Chef Adolfo Garcia

Gusto, La Boca, High Hat, Ancora

Adolfo GarciaWith more than three decades’ experience as a chef and accolades as one of the best in the south by the James Beard Foundation, it’s hard to imagine Adolfo Garcia as an attorney. But that’s precisely where the Panamanian descendant, New Orleans-bred thought he was headed; specifically, to UT-Austin. Fortunately for foodies everywhere, fate intervened when a high school gig as a bus boy revealed a passion for cuisine. He traded UT-A for the CIA in New York City, and the rest, as they say, is history.

Returning to his roots in NOLA as a graduate of the Culinary Institute of America, he held posts at NY city restaurants like the 21 Club, Russian Tea Room and the Water Club followed by the return to NOLA as Chef at Lucky Cheng’s and then opening his first restaurant, Criollo, in 1997 followed by RioMar in 2000. Six years later, he opened Argentine steakhouse La Boca followed by a Mano in 2009, serving traditional central and southern Italian fare. With the Theatres at Canal Place renovation in 2010, he unveiled Gusto Cafe & Bar, offering in-seat dining and a café.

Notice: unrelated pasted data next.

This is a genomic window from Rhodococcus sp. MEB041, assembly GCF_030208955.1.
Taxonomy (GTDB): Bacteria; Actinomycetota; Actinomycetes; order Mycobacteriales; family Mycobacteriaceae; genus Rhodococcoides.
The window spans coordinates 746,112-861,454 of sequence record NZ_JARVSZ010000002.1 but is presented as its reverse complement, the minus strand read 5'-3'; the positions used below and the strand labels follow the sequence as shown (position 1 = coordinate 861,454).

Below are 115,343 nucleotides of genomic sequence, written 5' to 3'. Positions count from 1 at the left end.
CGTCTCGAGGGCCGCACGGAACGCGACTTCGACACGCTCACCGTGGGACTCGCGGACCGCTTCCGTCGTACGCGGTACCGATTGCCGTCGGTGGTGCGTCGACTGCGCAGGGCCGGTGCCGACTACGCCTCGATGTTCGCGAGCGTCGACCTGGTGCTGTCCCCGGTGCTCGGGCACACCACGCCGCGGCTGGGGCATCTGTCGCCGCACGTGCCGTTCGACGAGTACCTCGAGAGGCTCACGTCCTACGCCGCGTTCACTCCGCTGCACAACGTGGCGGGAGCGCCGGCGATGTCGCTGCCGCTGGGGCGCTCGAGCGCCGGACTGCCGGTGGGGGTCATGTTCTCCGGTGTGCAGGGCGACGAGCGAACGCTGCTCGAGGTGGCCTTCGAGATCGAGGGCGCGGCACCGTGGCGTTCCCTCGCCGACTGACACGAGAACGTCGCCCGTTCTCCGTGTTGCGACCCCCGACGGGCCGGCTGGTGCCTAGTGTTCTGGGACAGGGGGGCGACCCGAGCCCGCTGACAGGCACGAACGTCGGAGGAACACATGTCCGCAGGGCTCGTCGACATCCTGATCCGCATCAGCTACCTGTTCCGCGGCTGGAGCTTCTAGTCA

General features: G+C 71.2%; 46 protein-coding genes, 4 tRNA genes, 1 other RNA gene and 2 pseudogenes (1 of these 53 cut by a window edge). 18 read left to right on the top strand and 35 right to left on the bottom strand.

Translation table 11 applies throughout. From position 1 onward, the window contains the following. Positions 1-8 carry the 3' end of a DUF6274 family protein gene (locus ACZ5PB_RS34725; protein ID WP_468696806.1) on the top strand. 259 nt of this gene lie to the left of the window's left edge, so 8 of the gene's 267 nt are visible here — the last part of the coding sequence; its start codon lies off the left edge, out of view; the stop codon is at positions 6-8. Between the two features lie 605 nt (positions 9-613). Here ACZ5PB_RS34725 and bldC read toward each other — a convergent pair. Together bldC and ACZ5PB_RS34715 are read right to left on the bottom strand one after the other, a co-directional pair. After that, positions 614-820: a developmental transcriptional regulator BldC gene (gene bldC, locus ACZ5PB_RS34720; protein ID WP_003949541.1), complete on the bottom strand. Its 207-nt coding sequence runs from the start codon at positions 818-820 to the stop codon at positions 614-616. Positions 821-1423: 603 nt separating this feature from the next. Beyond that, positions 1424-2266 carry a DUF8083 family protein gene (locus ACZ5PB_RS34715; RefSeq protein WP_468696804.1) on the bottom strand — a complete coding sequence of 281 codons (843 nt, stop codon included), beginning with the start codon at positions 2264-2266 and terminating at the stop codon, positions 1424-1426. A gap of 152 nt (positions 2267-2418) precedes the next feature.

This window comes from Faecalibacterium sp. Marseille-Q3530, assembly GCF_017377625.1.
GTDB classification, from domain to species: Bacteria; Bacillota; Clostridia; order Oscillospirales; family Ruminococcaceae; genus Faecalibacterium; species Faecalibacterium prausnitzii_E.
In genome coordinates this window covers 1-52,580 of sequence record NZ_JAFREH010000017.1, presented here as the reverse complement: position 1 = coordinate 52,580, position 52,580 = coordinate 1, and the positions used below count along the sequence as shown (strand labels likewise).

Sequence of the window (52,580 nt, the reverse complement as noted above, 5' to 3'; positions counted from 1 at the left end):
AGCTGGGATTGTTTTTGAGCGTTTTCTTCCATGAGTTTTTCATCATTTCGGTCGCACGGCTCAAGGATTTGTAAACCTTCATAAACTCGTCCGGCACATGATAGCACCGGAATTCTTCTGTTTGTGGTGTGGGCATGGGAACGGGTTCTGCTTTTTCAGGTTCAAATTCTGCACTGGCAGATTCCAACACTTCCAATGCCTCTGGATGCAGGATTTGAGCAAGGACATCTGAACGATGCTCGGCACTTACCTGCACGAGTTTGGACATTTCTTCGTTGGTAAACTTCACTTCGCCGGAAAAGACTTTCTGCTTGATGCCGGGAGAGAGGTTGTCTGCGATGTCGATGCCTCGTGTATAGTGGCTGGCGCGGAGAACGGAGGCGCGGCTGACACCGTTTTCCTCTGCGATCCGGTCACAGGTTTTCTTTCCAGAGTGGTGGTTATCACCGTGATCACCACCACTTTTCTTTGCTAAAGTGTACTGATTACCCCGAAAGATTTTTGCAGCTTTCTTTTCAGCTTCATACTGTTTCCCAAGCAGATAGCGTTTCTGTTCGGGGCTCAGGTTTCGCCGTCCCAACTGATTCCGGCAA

He’s received nods from Hispanic Magazine, landing on their list of the “Top 8 Latin Chefs in the Country” and New Orleans Magazine, which named him both Best New Chef ’97 and Chef of the Year 2006.

Accolades include a Mano being named a 2010 James Beard “Best New Restaurant” semifinalist and Chef Adolfo a “Best Chef for the South” semifinalist. New Orleans Magazine named him “Chef of the Year” for RioMar and La Boca and the New Orleans Times-Picayune has included RioMar in its Top Ten Best Restaurants in the city. In recent years, he closed a Mano and sold RioMar, remaining with La Boca and continuing as a partner at Gusto and focusing on two new venues: The High Hat Cafe in Uptown featuring a menu that infuses the delta and the Bayou, and Ancora, a traditional Neapolitan pizzeria.

These days, trading his chef whites for the role of restaurateur has enabled him to devote more time to family and being a mentor for others in both the culinary and Latino communities. As a supporter of the Hispanic Heritage Foundation and volunteer for the Azucar Ball, he has been recognized for his distinguished service in the hospitality industry by the Chamber of Commerce. He recently participated in a symposium panel at the Culinary Institute of America campus in San Antonio teaching corporate chefs about incorporating Latin foods into their menus.

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